Use Okta with Splunk for better Security

by Nick Edwards

Things, as in the Internet of Things, are looking up for organisations that use Okta to manage their users such as employees, contractors, customers and partners.
Okta captures a lot of useful information on user activities, including user lifecycle, applications, and directory agent activities.

Combine that information with Splunk’s analytics and your organization will immediately gain very valuable insights into a number of organizational aspects including security, business and infrastructure. 

For example, by knowing the distinct number of users logging into specific applications you can better manage subscription licenses for those applications (Figure 1 - Distinct Count Access by App), enabling the business to optimize the ROI by making informed decisions based on how these applications are being utilized.

Figure 1 - Distinct Count Access by App

The technological magic touch behind all that is the Splunk Add-on for Okta. This little application makes it all seamlessly possible by allowing a Splunk administrator to acquire data from Okta using the Okta Event API.  The Okta events include user and provisioning lifecycle events, authentication, Single Sign-On (SSO) information, and Multi Factor Authentication (MFA) events.  All that data is readily available to be consumed using the pre-build Splunk dashboard panels included with the add-on.

Furthermore, organisations who use Active Directory (AD) as the corporate identity store on their premises (Figure 2 – High Level Architecture), can combine unsuccessful login attempts information and Okta AD agent activities to promptly pin point where the problem is (e.g. the server hosting the AD is having a down time, therefore the users login attempts fail etc.).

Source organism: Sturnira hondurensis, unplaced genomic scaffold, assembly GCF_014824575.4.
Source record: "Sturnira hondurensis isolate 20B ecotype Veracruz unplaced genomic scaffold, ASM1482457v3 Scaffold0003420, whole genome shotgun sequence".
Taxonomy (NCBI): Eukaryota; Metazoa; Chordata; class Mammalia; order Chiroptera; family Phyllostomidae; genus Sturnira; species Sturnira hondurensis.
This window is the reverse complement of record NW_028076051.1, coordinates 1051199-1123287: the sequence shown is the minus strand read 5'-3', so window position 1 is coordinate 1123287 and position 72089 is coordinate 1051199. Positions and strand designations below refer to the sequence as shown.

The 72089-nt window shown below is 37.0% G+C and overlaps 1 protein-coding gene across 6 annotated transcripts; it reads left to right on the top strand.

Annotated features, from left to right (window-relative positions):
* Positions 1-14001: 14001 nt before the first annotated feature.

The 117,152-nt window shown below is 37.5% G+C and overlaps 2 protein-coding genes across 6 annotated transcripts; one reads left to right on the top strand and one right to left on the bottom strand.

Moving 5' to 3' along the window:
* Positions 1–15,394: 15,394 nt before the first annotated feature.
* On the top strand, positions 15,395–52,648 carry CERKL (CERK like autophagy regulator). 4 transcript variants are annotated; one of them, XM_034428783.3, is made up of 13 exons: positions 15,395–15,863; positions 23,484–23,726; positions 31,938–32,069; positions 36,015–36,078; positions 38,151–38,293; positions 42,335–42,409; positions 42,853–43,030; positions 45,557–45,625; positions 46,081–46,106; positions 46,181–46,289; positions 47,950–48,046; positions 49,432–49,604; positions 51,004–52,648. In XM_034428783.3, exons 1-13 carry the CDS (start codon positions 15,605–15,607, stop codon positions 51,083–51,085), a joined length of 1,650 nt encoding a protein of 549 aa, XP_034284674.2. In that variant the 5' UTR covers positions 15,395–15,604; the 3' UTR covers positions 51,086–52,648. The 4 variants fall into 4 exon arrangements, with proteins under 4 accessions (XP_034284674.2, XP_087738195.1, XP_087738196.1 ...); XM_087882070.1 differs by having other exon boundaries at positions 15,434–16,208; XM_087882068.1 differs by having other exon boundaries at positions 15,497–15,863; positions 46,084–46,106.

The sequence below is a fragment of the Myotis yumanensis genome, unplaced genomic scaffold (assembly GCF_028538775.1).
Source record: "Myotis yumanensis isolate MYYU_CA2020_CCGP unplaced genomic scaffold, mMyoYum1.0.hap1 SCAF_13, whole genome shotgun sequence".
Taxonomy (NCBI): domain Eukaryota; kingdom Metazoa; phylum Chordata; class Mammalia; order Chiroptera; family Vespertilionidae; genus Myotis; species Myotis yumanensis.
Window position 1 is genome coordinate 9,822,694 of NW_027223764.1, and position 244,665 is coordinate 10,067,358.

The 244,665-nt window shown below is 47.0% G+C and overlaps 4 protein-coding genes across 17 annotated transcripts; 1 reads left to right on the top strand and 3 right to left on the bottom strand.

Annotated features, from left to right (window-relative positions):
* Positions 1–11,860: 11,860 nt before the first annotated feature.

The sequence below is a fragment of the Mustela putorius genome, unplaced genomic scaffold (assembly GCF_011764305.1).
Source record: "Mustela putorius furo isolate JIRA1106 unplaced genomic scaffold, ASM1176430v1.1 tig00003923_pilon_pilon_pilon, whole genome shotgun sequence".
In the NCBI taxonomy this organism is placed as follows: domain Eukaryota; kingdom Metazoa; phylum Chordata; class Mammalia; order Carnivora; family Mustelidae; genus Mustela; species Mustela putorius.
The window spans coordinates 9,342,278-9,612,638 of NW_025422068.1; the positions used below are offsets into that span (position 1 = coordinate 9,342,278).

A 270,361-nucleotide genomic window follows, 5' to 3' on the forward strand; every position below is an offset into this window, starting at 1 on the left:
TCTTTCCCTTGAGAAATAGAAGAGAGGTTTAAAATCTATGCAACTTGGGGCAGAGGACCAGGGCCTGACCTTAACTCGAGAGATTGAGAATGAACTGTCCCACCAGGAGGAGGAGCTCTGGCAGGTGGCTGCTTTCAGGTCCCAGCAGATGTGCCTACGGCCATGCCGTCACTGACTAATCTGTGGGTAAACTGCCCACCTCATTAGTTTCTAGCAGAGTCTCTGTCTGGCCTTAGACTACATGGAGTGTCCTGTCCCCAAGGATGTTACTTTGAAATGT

If the AD seems to be operational then the information is used to look at the login attempts with possibly incorrect or expired passwords etc.

Figure 2 – High Level Architecture

By understanding excessive login attempts and based on geolocation, suspicious login attempts are captured under the “suspicious activity” events and also visually reflected on the Dashboard, alerting the security team to focus on the possibility of some hacking attempts.

Figure 3 – Geo Map

For example, if the same user credentials are used within a couple of seconds from two locations that are thousands of kilometers apart from each other, you might be facing with what Okta refers as a “Superman case” as these login attempts are humanly impossible (Figure 3 – Geo Map).  The Splunk Add-on for Okta classifies these attempts as “suspicious activity” and displays them on the Okta dashboard in the panel titled, “Impossible Consecutive Logins”.  

That is a very smart thing.

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